Weis has seen the best and worst of Notre Dame

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Tonight could be the last time we see Charlie Weis roam the sidelines of his alma mater’s football team. If that’s the case, the man deserves a very large thank you from fans and foes alike.

Five years ago, Weis was the perfect man for Notre Dame. He had a Super Bowl winning pedigree. He not only understood the unique difficulties of the job, he embraced them. And he was one of us. He charmed us with stories from his days in the student section. He validated many of our own feelings, that we had the answers for the football program (if only we decided to commit a lifetime to coaching). And he talked a game that so many Notre Dame fans needed to hear. You just wait, he might as well have told us. We’ll back back and better than ever.

We watched him work two jobs that first winter, coordinating the Patriots offense during a Super Bowl winning run, while putting together a coaching staff and recruiting class in the wee hours of morning. He didn’t play golf or hit the tanning bed, he slept in his office and built winning football teams. This was the guy Notre Dame needed on the sidelines. This was the guy that was going to truly wake up the echoes.

And to think that he almost did…

While people forget, Weis is the same coach that brought the program out of its darkest times in 2005. With a group of players that had floundered under Ty Willingham and a school dealing with a serious PR problem after firing their coach after only three seasons, Weis stormed out of the gates, drubbing a ranked Pitt team 42-21. The Irish put up 28 points in the second quarter, before coasting to an easy win. This was the offense Notre Dame was supposed to have, many thought. And for those of you looking for a “signature win,” Weis had two those first two weeks, none bigger than the shocking 17-10 upset of #3 Michigan in Ann Arbor. As for that golden Saturday afternoon when the Irish battled USC… there’s just too much to say. But if tonight brings a close to the Charlie Weis era, the lasting remnant could be his terrible luck.

If you want to fire Charlie Weis because of his last three seasons, you need to appreciate his first two. Regardless of whose players he coached, Weis propelled a rudderless program to a 9-3 season in 2005. In 2006, he had the Irish on the cover of Sports Illustrated and had the media buying into a program that many had counted out as irrelevant. The Irish garnered 10 first place votes in the Week One AP poll, were ranked number two in the country, and placed the much yearned for bulls-eye once again on the Notre Dame football program. Weis didn’t run from it, he embraced it, challenging his players to achieve more with an infamous banner that hung in the Loftus center weight room that summer: “9-3 ISN’T GOOD ENOUGH.” And while the season ended with two disappointing losses to USC and LSU, on Thanksgiving day that 2006 team sat at 10-1, and its three losses that season were to 3rd, 4th, and 8th ranked teams in the country.

That Weis has been unable to recapture the early success he had at Notre Dame has been obvious. Yet he’s the very same coach that propelled the program to the upper stratosphere of college football and got players and recruits excited about a NFL ready system. It’s a system that will churn out two first round quarterbacks and two first round wide receivers (it would’ve been three if Jeff Samardzija decided to play football for a living). And it’s a program that is in much better shape than the top heavy one he inherited.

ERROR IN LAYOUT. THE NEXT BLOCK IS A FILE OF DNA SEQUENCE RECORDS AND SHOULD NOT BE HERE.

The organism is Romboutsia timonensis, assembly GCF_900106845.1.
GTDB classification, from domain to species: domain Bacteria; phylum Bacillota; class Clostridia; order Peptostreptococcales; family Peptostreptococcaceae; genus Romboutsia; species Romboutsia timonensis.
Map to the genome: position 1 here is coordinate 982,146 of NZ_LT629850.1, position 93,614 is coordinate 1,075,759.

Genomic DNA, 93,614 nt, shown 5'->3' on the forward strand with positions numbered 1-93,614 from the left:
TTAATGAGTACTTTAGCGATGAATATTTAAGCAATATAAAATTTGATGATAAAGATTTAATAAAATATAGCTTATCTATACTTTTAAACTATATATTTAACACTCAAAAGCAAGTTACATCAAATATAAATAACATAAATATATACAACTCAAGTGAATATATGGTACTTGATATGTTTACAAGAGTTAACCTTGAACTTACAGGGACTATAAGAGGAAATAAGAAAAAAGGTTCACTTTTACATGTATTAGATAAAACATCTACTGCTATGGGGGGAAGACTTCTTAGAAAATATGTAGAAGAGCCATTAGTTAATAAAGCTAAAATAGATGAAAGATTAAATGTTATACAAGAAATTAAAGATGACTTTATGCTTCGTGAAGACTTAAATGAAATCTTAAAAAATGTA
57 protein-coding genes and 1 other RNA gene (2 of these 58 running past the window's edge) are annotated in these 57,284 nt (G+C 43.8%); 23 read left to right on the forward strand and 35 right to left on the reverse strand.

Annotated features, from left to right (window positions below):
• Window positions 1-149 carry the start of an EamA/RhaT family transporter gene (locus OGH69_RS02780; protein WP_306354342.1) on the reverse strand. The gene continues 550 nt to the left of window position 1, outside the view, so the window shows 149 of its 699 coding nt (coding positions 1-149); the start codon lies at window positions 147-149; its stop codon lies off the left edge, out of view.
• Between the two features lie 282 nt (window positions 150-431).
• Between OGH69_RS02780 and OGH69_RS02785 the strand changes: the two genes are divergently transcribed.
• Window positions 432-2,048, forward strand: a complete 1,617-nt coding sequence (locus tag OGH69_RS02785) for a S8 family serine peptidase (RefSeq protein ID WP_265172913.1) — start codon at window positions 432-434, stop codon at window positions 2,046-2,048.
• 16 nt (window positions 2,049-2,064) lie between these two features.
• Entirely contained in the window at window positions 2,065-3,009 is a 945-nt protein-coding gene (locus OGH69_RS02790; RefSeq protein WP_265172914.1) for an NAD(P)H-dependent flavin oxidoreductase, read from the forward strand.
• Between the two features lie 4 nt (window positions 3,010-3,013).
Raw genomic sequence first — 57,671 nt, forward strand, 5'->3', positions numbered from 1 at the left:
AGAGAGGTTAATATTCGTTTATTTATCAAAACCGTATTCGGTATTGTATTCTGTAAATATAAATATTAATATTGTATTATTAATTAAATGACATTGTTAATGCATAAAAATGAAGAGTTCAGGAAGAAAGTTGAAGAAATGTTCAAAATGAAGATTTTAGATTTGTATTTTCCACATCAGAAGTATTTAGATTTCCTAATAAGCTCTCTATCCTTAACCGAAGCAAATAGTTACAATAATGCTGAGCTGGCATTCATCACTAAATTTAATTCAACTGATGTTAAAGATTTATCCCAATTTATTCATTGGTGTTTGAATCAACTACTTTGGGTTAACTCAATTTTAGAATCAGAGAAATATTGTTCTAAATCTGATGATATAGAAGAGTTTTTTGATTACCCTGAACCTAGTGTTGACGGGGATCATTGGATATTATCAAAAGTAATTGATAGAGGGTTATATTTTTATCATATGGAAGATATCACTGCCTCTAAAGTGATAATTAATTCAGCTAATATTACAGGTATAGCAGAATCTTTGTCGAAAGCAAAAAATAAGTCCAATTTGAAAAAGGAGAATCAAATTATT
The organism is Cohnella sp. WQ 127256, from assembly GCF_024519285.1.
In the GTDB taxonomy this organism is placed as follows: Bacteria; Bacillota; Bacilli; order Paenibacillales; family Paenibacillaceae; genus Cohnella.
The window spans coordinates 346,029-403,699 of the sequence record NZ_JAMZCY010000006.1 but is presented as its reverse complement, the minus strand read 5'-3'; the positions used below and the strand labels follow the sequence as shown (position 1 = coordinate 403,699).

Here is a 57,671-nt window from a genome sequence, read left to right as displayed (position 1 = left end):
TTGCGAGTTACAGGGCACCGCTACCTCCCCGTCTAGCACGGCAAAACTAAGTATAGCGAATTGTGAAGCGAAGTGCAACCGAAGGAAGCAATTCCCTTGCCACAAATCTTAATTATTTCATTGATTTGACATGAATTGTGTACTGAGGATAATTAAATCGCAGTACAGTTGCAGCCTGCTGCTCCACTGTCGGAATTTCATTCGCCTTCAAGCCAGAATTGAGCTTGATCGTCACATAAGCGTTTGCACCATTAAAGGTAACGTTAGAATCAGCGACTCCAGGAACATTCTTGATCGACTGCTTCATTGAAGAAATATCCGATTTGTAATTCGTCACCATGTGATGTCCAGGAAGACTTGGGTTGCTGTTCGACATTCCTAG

Like Charlie Weis or not, the man did not forget how to coach football. Whoever replaces Weis when his time at Notre Dame is finished, will also have strengths and weaknesses. Whether it’s Bob Stoops, Urban Meyer, Brian Kelly, or Jon Gruden, no coach is bullet proof. Stoops lost five games this season, the last by four touchdowns to a 7-4 Texas Tech team. And while Urban Meyer continues to be the apple in many Irish fans’ eye, if he does backpedal out of Gainesville, he’ll be forced to coach without a transcendent quarterback in Tim Tebow, and will install an offense that does nothing but hurt the professional potential of his players (ask an NFL scout if you don’t believe me… or Louis Murphy.) While Brian Kelly’s run at Cincinatti has been impressive, he’s only won three games in three seasons against BCS teams outside of the Big East and he’s another offensive guru whose team struggles to play defense. And Jon Gruden will bring another complex NFL offense to South Bend, and has a personality that doesn’t exactly fit with Notre Dame’s image. While many choose to look at these coaches with rose-colored glasses, it’s easy to find warts on any coach if you look hard enough.

If tonight is Charlie Weis’ last game on the sidelines, his successor will likely benefit from the man’s tireless work ethic and young stable of talent. They’ll also be forced to live up to the offensive standard that Weis delivered, no small task when you consider how prolific the offense has been.

More detrimental, they’ll also be forced to live up to the expectations of Notre Dame nation, a group of alumni and fans that feel like elite football is a birthright, something that goes hand-in-hand with Touchdown Jesus, Knute Rockne and gold helmets. Charlie Weis was never one to run away from those unrealistic expectations, even while they suffocated his past two football teams. While these past three seasons certainly didn’t live up to standards, he dazzled us all in that rousing beginning, a beginning that reminded everyone that Notre Dame can still be an elite team on Saturdays.

Path to the Draft: Will Fuller

SOUTH BEND, IN - NOVEMBER 14: Will Fuller #7 of the Notre Dame Fighting Irish rushes against the Wake Forest Demon Deacons during the third quarter at Notre Dame Stadium on November 14, 2015 in South Bend, Indiana. The Notre Dame Fighting Irish won 28-7. (Photo by Jon Durr/Getty Images)